Now let's look at the map again and this time look at nature of the unit deployments on the front. For this too was affected by the unique terrain of the salient.
Note that the frontage of each British and Canadian division is quite short. The Canadian front is held by 2 brigades, the 3rd under General Turner on the left and the 2nd under General Currie on the right. The 1st brigade was being held west of Ypres in reserve with V Corps.
Just south of them is the British 28th division. Below the 28th is the 27th that includes the PPCLI.
So here is the terrain issue. The front facing the Germans for each division in the line is quite short but the distance back to the rear is very long. In particular, the Canadians have a very long left flank with the French.
Understanding this is the key to the Canadian part of this battle. What happens is that after the gas attack on April 22, is that the French leave this entire flank open.
The success of the gas attack means that the French, on the Canadian left, simply vanish leaving a huge new front on the the Canadian left flank. The Canadians still have to hold their front to the east but now also have to pivot to extend their coverage along their northern and eastern border.
Their flank has been turned.
This is the challenge and it is the Canadians' great achievement that in the crucial first two days that they hold. If they had not, the war might have been lost.
Later, reinforcements in the shape of the 1st brigade are pushed into the northern hinge and a pickup force under the command of Col Geddes, a British officer, are crucial. Later still, the Lahore Division is pushed into the northern hinge. For remember the hinges are the war ending points.
This next map shows this process as the 3rd brigade bends around and the Geddes Brigade pushes in from the west into the hinge.
Meanwhile at the southern hinge, south of the 28th division of the British army is the 27th division. Part of this is the PPCLI. Here the Germans attack in force on May 8th. The Pats are almost wiped out but they hold their part of the southern hinge.
The Canadians save the day on both hinges of the Salient.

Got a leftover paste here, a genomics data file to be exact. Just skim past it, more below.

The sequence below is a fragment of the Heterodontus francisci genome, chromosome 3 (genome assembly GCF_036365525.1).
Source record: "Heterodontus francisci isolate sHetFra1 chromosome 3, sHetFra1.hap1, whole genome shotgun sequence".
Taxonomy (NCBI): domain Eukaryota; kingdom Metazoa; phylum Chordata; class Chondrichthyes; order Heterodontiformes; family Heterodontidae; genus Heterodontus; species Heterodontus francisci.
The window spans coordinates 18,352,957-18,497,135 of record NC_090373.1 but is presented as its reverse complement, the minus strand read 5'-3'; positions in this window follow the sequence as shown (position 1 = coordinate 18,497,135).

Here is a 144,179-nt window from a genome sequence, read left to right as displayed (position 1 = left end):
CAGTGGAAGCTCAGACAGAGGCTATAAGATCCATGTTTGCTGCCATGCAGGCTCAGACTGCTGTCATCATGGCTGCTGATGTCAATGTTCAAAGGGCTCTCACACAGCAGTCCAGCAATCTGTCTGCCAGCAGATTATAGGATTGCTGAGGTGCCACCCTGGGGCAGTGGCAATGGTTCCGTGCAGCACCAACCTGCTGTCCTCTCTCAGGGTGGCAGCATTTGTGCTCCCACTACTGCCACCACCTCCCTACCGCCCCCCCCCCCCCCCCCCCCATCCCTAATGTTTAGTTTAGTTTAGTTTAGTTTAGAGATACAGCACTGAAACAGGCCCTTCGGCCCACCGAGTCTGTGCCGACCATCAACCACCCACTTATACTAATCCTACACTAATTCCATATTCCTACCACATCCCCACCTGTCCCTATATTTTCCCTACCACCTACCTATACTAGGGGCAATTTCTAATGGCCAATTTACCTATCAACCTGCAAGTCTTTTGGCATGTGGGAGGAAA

But I get ahead of myself. In the next few days I will do my best to show you what happened to my grandfather and his battery so we can experience the chaos as he would have experienced it. We will also look in more detail and the PPCLI on the other side of the Salient.
On April 10, the PPLCI arrived at Polygon Wood. "Uncle Hammie", Hamilton Gault, is not with then on that day. He had been wounded at St Eloi on February 28th but he will arrive back to join the regiment on May 5th just in time to be part of the worst days for the regiment where he will be badly wounded and lose a leg. and the Pats will be almost wiped out holding the hinge on the south. Lieut. Niven was acting CO by May 18. All the senior officers had been killed or wounded.
My grandfather Alec, with the 5th battery 2nd Brigade CFA will move into position at the far eastern corner of the front in support of Currie's 2nd brigade. They will spend the next few days digging gun pits and bringing up ammunition. "The billets taken over were in a very unsanitary condition and filthy and dirty!" (War Diary).
We will follow my cousin Guy Drummond in the 13th Battalion as well.
Guy Drummond is in the reserve company of the 13th Battalion in the 3rd brigade on the left hand northern sector. This unit is commanded by his friend Major Edward Norsworthy. They are the firefighters of their battalion and are ready to intervene in a crisis.
And finally we will look at John McCrae, close friend of family friends. On April 15, he is setting up an aid post in a dugout, burrowed into the west bank of the Yser Canal at what will be called Essex Farm.
I leave you here with the starting position of April 21st.
Guy and Major Norsworthy are in the top left in the 13th Battalion. This location is to be called the Apex.
Grandfather Alec's battery is just the west of the small river that extends west to east behind the 5th Battalion. Look for the label for the 28th Div. Alec's battery is just north of the stream between the 2 and the 8.
Jack McCrae is a short distance north of Ypres on the west side of the Canal. The PPCLI and Uncle Hammy Gault will be moving to a position in the bottom centre of the map where the lines disappear off the map.
The French occupy all the salient from the 23h battalion west to the hinge. By April 22 the French will have been pushed right out of this sector and it will be filled with Germans.